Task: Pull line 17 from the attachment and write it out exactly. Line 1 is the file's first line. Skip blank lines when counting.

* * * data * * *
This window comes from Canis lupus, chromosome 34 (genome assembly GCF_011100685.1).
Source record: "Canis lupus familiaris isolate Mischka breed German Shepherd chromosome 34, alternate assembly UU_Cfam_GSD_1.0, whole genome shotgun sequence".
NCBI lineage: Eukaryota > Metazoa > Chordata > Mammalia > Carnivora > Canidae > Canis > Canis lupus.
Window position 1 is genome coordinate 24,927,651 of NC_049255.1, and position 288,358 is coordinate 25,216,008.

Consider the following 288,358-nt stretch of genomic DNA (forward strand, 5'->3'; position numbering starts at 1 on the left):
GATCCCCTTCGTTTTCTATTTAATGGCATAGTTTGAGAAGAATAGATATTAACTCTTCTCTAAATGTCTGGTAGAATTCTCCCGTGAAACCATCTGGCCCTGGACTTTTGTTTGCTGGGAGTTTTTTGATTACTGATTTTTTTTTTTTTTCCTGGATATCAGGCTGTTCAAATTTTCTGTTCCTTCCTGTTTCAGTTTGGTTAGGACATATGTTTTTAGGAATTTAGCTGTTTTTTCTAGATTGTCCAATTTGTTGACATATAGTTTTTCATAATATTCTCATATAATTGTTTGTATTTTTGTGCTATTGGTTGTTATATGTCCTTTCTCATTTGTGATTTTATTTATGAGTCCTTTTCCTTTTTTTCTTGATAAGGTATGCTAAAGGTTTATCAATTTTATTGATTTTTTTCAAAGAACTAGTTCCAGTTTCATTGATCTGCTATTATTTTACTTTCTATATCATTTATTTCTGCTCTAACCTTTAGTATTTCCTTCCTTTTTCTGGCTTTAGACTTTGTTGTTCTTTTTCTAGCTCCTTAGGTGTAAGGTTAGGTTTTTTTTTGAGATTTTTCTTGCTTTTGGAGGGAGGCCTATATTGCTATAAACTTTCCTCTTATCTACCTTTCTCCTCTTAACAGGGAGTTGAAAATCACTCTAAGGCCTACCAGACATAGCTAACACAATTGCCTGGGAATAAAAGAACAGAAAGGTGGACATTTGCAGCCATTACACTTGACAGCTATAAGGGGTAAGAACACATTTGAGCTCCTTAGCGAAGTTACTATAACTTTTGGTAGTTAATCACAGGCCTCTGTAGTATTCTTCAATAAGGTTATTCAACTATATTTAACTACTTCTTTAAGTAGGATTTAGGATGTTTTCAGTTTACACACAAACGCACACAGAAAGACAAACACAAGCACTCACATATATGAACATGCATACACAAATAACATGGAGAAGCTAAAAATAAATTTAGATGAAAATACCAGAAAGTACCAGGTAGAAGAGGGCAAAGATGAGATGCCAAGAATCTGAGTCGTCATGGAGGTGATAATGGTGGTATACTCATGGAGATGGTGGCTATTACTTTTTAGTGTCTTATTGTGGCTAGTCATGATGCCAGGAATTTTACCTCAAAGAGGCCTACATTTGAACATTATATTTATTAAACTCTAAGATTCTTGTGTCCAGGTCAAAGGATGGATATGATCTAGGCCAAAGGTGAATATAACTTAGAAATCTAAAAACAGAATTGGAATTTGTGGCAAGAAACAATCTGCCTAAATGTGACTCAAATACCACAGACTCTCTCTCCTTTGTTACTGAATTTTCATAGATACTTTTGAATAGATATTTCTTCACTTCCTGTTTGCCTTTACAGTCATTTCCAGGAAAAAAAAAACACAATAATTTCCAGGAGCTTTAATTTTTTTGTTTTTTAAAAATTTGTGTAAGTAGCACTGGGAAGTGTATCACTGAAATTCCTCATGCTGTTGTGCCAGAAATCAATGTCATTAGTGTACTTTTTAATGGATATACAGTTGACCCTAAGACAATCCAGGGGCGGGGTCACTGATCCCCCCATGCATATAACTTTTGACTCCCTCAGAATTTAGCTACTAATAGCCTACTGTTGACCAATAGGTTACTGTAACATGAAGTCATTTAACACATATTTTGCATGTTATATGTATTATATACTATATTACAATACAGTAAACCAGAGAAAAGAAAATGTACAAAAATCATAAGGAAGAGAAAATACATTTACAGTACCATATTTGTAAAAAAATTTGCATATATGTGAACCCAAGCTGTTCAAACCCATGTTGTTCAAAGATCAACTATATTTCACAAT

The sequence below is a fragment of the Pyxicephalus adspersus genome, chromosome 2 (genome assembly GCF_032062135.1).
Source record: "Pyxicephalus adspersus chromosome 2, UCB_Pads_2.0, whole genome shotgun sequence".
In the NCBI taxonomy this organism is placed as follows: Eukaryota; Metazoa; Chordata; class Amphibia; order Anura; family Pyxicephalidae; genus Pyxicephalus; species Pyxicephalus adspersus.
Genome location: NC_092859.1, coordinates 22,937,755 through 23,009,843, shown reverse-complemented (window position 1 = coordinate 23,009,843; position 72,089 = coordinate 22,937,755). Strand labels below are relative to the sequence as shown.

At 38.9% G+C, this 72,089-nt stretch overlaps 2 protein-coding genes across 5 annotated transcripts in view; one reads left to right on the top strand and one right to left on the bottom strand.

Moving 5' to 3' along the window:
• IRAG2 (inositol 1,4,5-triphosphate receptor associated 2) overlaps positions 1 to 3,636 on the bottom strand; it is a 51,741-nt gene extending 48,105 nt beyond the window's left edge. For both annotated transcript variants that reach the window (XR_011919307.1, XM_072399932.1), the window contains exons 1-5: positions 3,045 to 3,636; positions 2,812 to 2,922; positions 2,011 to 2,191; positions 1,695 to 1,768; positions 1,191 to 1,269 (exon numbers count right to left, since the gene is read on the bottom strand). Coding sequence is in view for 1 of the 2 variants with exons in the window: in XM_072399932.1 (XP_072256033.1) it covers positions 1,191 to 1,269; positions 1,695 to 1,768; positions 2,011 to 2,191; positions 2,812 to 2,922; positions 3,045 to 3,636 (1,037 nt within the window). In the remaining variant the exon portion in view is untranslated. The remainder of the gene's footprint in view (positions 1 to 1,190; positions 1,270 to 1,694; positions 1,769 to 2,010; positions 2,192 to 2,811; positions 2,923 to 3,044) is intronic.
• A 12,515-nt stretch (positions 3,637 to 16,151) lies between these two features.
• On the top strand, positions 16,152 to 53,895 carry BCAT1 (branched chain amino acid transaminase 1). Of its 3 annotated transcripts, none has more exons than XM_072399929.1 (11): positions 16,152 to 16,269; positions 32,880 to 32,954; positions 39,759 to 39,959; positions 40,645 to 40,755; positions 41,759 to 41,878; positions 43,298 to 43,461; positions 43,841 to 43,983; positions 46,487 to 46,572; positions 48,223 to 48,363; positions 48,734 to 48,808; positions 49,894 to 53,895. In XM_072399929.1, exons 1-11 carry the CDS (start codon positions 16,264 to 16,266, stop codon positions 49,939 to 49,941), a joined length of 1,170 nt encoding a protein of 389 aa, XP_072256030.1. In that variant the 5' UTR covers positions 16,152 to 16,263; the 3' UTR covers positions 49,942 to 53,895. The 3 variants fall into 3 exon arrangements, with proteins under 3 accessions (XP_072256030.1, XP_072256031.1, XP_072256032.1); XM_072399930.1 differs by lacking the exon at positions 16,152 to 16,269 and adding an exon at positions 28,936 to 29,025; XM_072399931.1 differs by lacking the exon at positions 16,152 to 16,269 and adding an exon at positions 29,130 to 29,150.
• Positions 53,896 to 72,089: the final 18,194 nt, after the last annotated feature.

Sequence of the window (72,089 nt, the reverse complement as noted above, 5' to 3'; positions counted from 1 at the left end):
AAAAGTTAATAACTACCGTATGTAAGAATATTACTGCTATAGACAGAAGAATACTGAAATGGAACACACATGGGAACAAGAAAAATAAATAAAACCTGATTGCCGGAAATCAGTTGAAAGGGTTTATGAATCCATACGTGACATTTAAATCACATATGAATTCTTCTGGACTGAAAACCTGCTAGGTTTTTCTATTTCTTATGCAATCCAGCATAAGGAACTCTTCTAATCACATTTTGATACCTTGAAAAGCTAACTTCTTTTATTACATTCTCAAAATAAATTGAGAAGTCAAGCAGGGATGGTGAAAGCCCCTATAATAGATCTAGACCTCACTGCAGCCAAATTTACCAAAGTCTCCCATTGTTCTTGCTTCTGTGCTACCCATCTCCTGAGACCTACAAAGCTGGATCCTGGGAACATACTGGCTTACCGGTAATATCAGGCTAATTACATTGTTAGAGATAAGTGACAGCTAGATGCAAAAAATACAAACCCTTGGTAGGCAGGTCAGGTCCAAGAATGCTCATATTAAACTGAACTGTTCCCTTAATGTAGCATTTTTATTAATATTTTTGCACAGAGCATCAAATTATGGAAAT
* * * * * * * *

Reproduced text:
Sequence of the window (72,089 nt, the reverse complement as noted above, 5' to 3'; positions counted from 1 at the left end):